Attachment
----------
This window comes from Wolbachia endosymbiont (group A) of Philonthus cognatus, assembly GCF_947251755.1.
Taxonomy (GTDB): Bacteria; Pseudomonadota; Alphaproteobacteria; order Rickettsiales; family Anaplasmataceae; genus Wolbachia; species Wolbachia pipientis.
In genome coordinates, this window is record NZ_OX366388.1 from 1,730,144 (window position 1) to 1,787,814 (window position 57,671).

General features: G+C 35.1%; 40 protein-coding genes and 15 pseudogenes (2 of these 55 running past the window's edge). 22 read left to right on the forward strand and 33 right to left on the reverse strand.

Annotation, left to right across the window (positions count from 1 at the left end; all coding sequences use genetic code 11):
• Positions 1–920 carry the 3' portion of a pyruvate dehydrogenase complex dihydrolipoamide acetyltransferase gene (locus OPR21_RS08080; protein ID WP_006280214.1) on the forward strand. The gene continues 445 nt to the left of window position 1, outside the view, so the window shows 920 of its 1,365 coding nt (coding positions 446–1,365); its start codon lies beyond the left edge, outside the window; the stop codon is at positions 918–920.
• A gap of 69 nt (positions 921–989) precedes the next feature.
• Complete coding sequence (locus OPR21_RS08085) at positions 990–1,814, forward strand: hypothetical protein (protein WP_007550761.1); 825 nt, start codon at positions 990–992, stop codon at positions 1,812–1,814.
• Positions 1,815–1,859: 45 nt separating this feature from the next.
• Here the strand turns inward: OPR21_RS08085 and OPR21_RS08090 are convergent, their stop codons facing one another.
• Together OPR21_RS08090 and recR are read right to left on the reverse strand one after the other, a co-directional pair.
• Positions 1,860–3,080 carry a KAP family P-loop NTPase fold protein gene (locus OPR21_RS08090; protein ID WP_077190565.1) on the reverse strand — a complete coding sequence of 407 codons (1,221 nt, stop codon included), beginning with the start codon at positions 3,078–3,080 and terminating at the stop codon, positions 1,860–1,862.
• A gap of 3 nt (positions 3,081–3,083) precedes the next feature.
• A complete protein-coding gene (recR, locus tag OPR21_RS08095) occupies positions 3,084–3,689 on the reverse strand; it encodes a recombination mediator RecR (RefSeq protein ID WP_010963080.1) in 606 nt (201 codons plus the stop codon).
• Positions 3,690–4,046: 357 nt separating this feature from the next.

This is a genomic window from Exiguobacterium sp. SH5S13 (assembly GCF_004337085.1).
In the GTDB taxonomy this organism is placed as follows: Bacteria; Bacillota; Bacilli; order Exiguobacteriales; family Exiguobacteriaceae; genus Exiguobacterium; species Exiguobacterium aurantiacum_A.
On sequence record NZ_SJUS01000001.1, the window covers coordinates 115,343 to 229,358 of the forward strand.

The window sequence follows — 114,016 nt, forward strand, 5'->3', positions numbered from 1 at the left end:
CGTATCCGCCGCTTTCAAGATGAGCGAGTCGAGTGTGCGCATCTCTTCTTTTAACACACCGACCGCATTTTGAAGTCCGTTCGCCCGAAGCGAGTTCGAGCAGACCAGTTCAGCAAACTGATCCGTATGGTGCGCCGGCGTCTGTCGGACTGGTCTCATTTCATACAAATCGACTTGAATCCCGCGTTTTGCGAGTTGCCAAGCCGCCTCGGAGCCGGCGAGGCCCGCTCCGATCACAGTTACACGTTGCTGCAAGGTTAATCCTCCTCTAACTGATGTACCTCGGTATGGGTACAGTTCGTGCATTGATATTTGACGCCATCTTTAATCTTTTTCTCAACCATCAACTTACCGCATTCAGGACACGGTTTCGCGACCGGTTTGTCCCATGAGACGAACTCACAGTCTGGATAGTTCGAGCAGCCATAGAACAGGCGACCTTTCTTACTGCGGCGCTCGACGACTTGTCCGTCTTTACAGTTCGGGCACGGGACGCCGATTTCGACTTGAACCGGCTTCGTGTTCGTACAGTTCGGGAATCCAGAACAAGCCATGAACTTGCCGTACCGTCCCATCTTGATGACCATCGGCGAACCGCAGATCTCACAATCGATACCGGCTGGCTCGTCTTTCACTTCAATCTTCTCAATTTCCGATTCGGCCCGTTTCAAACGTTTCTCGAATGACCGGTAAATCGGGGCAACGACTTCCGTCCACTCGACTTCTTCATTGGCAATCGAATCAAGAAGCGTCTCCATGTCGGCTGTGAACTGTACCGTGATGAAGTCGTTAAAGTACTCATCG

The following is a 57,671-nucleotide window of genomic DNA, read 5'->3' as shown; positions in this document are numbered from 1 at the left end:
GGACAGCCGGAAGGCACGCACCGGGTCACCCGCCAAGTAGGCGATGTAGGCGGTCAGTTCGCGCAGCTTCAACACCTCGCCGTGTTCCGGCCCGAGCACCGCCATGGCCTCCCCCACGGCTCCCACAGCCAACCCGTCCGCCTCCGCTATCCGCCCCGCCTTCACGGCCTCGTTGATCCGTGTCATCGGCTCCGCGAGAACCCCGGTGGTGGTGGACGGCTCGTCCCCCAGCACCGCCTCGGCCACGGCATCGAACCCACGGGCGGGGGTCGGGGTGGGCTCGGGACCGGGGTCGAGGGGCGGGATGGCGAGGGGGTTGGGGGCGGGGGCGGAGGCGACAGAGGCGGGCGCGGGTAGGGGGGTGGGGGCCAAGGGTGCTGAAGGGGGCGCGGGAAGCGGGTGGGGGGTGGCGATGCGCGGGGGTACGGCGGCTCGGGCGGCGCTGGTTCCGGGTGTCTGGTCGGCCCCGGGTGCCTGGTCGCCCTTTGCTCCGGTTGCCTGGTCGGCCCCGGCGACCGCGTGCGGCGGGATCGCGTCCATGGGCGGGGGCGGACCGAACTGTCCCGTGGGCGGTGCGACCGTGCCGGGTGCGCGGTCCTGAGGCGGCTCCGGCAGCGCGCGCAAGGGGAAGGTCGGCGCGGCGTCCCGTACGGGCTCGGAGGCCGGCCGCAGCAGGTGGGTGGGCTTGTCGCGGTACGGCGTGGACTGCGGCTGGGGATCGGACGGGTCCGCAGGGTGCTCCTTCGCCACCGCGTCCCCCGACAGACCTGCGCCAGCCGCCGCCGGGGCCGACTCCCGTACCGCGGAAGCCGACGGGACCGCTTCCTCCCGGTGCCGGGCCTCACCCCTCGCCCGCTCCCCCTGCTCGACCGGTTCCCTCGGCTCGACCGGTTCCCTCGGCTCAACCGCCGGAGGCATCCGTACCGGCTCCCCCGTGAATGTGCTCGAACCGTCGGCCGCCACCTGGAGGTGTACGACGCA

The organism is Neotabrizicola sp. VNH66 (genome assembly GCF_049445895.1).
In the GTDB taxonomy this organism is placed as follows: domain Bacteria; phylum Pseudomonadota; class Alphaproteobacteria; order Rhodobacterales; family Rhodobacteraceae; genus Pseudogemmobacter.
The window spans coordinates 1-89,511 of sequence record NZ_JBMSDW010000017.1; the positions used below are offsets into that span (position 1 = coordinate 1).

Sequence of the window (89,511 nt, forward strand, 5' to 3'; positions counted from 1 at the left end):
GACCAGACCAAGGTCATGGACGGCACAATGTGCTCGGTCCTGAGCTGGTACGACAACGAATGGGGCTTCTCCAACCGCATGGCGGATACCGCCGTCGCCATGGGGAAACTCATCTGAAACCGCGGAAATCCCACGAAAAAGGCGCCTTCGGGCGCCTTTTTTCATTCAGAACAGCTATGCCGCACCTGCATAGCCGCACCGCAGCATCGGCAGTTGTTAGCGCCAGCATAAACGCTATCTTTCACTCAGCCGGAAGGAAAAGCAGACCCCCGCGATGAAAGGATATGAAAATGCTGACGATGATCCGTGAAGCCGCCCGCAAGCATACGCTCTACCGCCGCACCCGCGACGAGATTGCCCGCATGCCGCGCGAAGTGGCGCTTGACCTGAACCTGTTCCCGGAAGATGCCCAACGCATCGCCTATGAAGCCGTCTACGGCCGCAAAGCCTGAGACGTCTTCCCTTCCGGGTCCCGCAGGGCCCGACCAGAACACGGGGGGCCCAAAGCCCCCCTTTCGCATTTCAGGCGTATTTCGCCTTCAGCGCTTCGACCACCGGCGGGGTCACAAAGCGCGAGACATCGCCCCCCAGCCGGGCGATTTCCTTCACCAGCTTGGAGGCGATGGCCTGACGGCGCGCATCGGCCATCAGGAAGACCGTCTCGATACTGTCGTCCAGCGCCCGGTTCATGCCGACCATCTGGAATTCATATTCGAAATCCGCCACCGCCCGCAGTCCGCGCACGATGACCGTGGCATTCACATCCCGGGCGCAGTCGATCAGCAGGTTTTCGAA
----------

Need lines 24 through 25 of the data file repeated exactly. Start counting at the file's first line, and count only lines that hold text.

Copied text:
In the GTDB taxonomy this organism is placed as follows: domain Bacteria; phylum Pseudomonadota; class Alphaproteobacteria; order Rhodobacterales; family Rhodobacteraceae; genus Pseudogemmobacter.
The window spans coordinates 1-89,511 of sequence record NZ_JBMSDW010000017.1; the positions used below are offsets into that span (position 1 = coordinate 1).